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The Lost Lawyer: Failing Ideals of the Legal Profession Paperback – 15 March 1995
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Anthony Kronman describes a spiritual crisis affecting the American legal profession, and attributes it to the collapse of what he calls the ideal of the lawyer-statesman: a set of values that prizes good judgment above technical competence and encourages a public-spirited devotion to the law.
For nearly two centuries, Kronman argues, the aspirations of American lawyers were shaped by their allegiance to a distinctive ideal of professional excellence. In the last generation, however, this ideal has failed, undermining the identity of lawyers as a group and making it unclear to those in the profession what it means for them personally to have chosen a life in the law.
A variety of factors have contributed to the declining prestige of prudence and public-spiritedness within the legal profession. Partly, Kronman asserts, it is the result of the triumph, in legal thought, of a counterideal that denigrates the importance of wisdom and character as professional virtues. Partly, it is due to an array of institutional forces, including the explosive growth of the country's leading law firms and the bureaucratization of our courts. The Lost Lawyer examines each of these developments and illuminates their common tendency to compromise the values from which the ideal of the lawyer-statesman draws strength. It is the most important critique of the American legal profession in some time, and an an enduring restatement of its ideals.
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From the Back Cover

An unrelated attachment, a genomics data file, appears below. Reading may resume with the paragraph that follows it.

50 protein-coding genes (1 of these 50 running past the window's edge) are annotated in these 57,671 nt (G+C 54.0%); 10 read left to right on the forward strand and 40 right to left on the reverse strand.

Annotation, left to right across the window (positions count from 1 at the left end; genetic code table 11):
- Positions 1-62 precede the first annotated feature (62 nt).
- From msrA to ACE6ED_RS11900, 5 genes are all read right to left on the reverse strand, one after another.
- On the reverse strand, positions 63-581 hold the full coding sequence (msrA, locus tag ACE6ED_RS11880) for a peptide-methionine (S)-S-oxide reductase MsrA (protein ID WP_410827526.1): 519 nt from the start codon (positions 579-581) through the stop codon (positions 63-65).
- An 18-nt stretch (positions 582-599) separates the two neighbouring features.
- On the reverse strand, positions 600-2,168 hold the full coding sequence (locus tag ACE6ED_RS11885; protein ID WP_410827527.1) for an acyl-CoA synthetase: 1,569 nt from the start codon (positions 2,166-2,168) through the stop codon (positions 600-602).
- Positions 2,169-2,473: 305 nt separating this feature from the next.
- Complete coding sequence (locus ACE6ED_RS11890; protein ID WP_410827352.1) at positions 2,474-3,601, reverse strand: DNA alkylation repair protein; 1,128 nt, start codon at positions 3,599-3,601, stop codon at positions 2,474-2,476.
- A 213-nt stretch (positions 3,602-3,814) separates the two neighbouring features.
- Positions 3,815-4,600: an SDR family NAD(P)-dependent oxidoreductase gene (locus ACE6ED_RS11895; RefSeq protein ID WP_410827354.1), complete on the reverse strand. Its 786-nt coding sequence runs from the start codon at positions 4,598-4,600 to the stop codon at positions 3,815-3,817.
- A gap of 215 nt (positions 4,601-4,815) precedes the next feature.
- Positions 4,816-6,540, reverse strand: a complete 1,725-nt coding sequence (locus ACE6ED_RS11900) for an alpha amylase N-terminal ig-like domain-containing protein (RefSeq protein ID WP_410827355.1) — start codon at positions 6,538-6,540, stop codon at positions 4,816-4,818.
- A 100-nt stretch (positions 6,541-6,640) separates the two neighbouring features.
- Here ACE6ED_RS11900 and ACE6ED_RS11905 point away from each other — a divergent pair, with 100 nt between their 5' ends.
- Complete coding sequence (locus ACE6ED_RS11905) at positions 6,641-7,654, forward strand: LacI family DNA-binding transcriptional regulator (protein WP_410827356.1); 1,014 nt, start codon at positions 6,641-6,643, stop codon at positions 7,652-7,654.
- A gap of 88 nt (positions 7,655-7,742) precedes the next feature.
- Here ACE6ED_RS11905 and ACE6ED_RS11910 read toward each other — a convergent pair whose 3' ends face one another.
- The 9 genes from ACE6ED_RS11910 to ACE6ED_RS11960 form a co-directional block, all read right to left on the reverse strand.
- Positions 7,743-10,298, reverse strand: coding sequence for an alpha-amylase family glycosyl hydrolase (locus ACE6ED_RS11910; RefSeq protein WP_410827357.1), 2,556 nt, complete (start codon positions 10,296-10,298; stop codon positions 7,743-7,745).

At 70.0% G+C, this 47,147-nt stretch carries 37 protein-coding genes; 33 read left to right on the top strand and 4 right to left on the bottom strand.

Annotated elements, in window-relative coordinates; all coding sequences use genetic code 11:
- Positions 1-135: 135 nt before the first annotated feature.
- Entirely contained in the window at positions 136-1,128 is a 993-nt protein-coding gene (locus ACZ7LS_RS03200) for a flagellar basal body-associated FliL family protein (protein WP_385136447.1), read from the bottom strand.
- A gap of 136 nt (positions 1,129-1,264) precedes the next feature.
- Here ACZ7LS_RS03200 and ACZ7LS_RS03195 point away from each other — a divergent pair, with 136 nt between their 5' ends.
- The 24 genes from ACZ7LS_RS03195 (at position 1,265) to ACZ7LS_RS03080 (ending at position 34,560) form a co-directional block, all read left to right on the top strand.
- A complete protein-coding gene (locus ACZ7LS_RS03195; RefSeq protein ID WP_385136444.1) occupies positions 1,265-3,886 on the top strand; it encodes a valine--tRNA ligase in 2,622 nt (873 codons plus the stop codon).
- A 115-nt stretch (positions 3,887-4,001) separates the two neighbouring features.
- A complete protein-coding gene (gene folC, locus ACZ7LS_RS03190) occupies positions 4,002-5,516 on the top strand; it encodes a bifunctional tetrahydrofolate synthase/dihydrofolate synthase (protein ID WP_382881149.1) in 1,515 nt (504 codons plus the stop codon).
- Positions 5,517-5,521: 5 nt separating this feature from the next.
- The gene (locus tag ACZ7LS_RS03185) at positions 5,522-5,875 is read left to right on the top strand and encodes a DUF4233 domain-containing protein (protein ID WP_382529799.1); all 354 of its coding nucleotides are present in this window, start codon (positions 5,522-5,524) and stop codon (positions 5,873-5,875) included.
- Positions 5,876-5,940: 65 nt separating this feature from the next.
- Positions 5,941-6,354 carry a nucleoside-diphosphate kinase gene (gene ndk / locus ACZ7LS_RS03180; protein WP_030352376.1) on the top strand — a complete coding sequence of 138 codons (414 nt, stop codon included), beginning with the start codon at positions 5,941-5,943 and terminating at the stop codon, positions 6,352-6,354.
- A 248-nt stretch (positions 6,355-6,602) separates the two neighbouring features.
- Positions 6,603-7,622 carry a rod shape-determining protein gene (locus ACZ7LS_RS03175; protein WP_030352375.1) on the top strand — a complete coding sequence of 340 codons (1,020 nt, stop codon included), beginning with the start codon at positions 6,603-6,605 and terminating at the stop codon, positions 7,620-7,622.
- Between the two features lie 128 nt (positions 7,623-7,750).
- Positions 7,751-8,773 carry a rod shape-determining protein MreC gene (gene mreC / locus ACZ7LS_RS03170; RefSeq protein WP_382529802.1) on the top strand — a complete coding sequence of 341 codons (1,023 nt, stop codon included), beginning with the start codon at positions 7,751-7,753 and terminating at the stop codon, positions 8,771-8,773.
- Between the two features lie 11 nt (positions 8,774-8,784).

- Publisher : *Harvard University Press; 1st edition (15 March 1995)
- Language : English
- Paperback : 440 pages
- ISBN-10 : 0674539273
- ISBN-13 : 978-0674539273
- Dimensions : 15.57 x 2.77 x 23.5 cm
- Best Sellers Rank: 461,208 in Books (See Top 100 in Books)
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The Lost Lawyer is out of touch academic elitism at it's best. It outlines the ideal of the Lawyer-Statesman and then spends the rest of the book explaining attacks and erosion on the Lawyer-Statesman ideal. It's academically lazy, when you purport a fiction as reality, it's easy to find reality incompatible with it.
My question to Kronman is, if we've deviated from the lawyer-statesman ideal and lost our way, why did it take 200 years to abolish slavery and what was Thomas Jefferson thinking with Sally Hemmings? It wasn't very statesmanlike. What was Abe Lincoln doing when he negotiated slavery. In his letter to Conkling, Lincoln revealed that he gave 100 days notice of the emancipation proclamation, and that he wouldn't issue it if the rebelling states returned their allegiance. Does the lawyer-statesman negotiate the human and civil rights of men for political gain? I doubt this.
The Lawyer-Statesman is a fine ideal to strive for, but don't try to tell me that we once had it and lost it. If you want to move towards it, fine, I can accept that, but arguing that we've come from it is lost. John Adams defending the British soldiers in Boston is no different than Stephen Vladeck defending suspected terrorists at Guantanimo Bay. Nothing has been lost, your just selectively looking for the purposes of your argument.